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New member profile: Grey Owl Engineering

In an industry where innovation and technology are paramount in allowing us to reach our safety and sustainability goals, the work of CEPA Foundation members such as GOLD is helping us all in our quest for consistent improvement.

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The CEPA Foundation recently welcomed Grey Owl Engineering as a new member, and this week we are introducing them and their exciting work in pipeline leak detection.

Grey Owl is a full service EPCM business located in Calgary, Alberta. In 2015, they opened a new business unit called Grey Owl Leak Detection (GOLD), aimed at offering leak detection services to the upstream (exploration, drilling and extraction) and midstream (storage and transportation) oil and gas sectors. GOLD specializes in providing leak detection programs and systems, leak detection training and risk management.

GOLD is unique in having created a hybrid leak detection system that combines both a model-based approach and a data-based approach. In other words, it combines theoretical computations defined by the pipeline system and its operating conditions with data generated by sensors such as pressure transmitters, flow meters, temperature gauges and ultrasonic meters.

We spoke with Dr. Stephen Ramsay, senior leak detection specialist at Grey Owl to learn more about their service offerings.

“This hybrid approach allows us to use a description of the physical system and incorporate machine learning to analyze patterns and identify pipeline leaks faster and more accurately,” said Ramsay. “Advanced analytics and algorithms improve our ability to understand the ‘how’, ‘when’ and ‘what’ about leaks under any conditions.”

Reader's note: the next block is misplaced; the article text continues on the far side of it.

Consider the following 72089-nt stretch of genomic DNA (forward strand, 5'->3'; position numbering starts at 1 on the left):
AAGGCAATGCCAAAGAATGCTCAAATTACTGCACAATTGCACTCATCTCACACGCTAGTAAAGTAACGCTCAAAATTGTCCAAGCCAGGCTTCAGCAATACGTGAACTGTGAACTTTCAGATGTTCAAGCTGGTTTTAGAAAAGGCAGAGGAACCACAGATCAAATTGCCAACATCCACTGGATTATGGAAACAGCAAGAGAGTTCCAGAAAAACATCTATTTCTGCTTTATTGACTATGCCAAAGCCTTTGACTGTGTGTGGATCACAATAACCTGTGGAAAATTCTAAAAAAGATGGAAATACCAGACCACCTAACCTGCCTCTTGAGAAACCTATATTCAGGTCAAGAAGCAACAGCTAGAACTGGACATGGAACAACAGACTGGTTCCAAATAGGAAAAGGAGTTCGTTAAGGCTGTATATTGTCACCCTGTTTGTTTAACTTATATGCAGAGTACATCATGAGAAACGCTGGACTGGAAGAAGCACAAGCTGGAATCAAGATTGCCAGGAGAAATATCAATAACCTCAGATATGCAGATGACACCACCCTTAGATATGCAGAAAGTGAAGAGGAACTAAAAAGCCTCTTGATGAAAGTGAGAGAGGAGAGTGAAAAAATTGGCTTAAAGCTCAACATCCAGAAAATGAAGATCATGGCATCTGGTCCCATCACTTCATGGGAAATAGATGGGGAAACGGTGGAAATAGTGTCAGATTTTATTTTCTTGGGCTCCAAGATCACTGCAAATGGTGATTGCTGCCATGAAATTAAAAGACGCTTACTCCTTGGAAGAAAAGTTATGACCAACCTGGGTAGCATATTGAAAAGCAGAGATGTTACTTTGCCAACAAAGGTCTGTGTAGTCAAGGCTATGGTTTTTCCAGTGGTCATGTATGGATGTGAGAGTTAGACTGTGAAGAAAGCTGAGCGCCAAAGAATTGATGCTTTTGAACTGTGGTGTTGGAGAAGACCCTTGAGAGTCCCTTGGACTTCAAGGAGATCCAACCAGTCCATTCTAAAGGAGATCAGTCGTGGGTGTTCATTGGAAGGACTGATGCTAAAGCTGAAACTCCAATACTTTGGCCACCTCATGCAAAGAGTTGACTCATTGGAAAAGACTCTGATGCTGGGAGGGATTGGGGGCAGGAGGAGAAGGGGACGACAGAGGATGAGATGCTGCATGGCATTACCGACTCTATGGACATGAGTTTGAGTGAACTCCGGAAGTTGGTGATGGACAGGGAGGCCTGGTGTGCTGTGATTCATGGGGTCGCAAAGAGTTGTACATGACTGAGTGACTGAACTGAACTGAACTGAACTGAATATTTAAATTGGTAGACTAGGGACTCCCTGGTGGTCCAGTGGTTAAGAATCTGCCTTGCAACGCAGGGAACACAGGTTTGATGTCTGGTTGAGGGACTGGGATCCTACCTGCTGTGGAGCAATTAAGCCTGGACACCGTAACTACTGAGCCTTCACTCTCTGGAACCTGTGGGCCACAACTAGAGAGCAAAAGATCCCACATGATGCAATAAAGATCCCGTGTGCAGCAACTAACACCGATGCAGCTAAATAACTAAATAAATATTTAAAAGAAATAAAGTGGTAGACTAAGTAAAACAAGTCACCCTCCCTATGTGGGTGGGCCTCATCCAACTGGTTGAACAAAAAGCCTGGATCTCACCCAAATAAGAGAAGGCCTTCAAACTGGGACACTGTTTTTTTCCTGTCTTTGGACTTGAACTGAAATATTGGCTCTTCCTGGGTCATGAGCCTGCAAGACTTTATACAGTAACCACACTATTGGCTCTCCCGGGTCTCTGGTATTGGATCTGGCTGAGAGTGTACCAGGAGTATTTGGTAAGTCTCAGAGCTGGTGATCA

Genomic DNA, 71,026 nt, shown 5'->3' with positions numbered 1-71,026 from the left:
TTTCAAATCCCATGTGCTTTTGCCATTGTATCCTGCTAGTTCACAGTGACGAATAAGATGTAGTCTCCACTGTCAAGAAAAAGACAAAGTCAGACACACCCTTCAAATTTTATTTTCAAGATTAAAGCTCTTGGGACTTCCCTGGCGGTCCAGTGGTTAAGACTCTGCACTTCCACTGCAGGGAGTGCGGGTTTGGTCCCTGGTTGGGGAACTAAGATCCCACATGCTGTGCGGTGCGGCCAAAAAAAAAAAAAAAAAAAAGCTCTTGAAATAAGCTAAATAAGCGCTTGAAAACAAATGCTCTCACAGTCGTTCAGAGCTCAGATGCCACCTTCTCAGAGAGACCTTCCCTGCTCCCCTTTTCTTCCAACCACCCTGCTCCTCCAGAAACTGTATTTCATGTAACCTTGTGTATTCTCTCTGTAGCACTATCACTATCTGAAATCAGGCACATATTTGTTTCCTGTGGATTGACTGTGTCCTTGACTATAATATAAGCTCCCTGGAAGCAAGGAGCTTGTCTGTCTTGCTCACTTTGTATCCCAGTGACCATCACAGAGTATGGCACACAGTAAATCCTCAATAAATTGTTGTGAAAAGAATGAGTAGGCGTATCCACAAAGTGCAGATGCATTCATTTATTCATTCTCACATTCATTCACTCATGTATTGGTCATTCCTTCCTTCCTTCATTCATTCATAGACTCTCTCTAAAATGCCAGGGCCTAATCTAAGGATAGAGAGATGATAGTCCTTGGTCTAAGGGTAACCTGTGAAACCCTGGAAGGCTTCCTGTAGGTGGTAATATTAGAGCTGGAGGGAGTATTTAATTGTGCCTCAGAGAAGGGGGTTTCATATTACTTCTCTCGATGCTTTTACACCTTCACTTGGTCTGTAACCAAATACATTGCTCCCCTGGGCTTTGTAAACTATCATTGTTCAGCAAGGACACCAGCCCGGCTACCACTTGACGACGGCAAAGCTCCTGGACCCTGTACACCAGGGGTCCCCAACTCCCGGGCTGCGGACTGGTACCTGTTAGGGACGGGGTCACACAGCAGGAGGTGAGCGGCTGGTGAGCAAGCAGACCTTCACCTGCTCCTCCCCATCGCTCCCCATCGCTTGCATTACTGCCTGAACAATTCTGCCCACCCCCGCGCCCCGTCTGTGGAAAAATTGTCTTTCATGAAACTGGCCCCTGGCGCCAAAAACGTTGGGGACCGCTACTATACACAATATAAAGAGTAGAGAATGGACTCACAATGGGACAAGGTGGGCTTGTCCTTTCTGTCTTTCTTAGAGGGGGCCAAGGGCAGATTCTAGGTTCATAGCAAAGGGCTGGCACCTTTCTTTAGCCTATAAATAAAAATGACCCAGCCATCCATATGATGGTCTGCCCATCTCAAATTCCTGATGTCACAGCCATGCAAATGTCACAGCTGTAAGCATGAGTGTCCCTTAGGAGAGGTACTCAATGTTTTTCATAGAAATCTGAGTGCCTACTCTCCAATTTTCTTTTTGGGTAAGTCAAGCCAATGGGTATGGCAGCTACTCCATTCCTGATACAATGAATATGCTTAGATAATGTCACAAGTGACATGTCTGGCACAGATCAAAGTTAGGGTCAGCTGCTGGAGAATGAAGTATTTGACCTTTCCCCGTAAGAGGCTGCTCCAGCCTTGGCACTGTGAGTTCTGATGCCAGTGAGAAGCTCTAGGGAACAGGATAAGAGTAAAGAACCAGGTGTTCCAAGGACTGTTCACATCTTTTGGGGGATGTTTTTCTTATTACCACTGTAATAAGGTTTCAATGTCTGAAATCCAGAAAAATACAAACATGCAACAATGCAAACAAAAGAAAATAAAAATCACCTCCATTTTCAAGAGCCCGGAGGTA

Being able to detect leaks sooner can help minimize the environmental and financial impacts of the leak.

“We entered into this space because we identified a gap,” said Ramsay. “Transmission pipeline companies tend to have sophisticated leak detection capabilities, but of the 900 or so companies that own pipelines, very few of them are actually pipeline companies – they’re oil and gas producers who use pipelines as part of their operation.”

One of the challenges identified by GOLD, particularly for upstream companies, is that their SCADA (Supervisory Control and Data Acquisition) systems, which monitor, gather and analyze data, do not have the computing capabilities required for sophisticated, fit-for-purpose computational leak detection systems. GOLD is developing an edge and cloud-based computing system to allow for their algorithms to be deployed in the upstream sector.

“The solution has the potential to bring robust, cost-effective computational leak detection systems to an industry space where these systems are typically not deployed due to economic constraints,” said Ramsay.

The technology is currently at the field-testing stage, having passed the proof of concept in a simulated test environment.

In an industry where innovation and technology are paramount in allowing us to reach our safety and sustainability goals, the work of CEPA Foundation members such as GOLD is helping us all in our quest for consistent improvement.

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